School leaders are forcing hundreds of pupils to isolate at home for two weeks after just one child tests positive for coronavirus.

Whole year groups are being sent home amid major confusion among teachers and local public health officials over the Government’s official guidance for schools.

Current guidance to schools states: ‘Maintaining distinct groups or ‘bubbles’ that do not mix makes it quicker and easier in the event of a positive case to identify those who may need to self-isolate and keep that number as small as possible.’

But many schools have designated whole year groups as a bubble, meaning that hundreds of pupils are being told to isolate in the event of a positive test.

School leaders are forcing hundreds of pupils to isolate at home for two weeks after just one child tests positive for coronavirus. Whole year groups are being sent home amid major confusion among teachers and local public health officials over the Government's official guidance for schools. (File photo)

School leaders are forcing hundreds of pupils to isolate at home for two weeks after just one child tests positive for coronavirus. Whole year groups are being sent home amid major confusion among teachers and local public health officials over the Government's official guidance for schools. (File photo)

School leaders are forcing hundreds of pupils to isolate at home for two weeks after just one child tests positive for coronavirus. Whole year groups are being sent home amid major confusion among teachers and local public health officials over the Government’s official guidance for schools. (File photo)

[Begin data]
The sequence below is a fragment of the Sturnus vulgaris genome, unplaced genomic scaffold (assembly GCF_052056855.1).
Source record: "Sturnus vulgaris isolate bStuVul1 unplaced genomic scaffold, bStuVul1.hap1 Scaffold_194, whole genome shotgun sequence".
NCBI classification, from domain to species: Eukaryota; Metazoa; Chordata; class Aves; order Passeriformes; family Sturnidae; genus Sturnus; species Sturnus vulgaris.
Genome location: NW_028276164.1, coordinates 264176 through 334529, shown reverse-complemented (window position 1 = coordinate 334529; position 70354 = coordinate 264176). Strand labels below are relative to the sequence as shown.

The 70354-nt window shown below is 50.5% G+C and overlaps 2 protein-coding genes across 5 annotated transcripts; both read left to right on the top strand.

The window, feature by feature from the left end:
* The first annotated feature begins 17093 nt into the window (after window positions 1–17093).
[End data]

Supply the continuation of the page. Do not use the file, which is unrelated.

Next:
The MoS understands that all Year 7 and Year 10 pupils at £20,000-a-year North London Collegiate School (above), a top independent day school for girls aged 4-18, have been told to isolate for two weeks after just two pupils fell ill last week.

The MoS understands that all Year 7 and Year 10 pupils at £20,000-a-year North London Collegiate School (above), a top independent day school for girls aged 4-18, have been told to isolate for two weeks after just two pupils fell ill last week.

The MoS understands that all Year 7 and Year 10 pupils at £20,000-a-year North London Collegiate School (above), a top independent day school for girls aged 4-18, have been told to isolate for two weeks after just two pupils fell ill last week.

City of London School for Girls (above), where fees cost £19,000 a year, sent more than 100 pupils home last week after one Year 8 pupil tested positive

City of London School for Girls (above), where fees cost £19,000 a year, sent more than 100 pupils home last week after one Year 8 pupil tested positive

City of London School for Girls (above), where fees cost £19,000 a year, sent more than 100 pupils home last week after one Year 8 pupil tested positive

Doctors, scientists and MPs last night warned that the ‘farcical’ policy threatened to wreck the education for a generation of children who only returned to classrooms earlier this month after spending six months at home.

It also threatens to set back efforts to return millions of workers to offices and workplaces because they have to stay at home to look after their children.

The Mail on Sunday can reveal at least a dozen schools have sent hundreds of children home in the last week after a single pupil tested positive for Covid.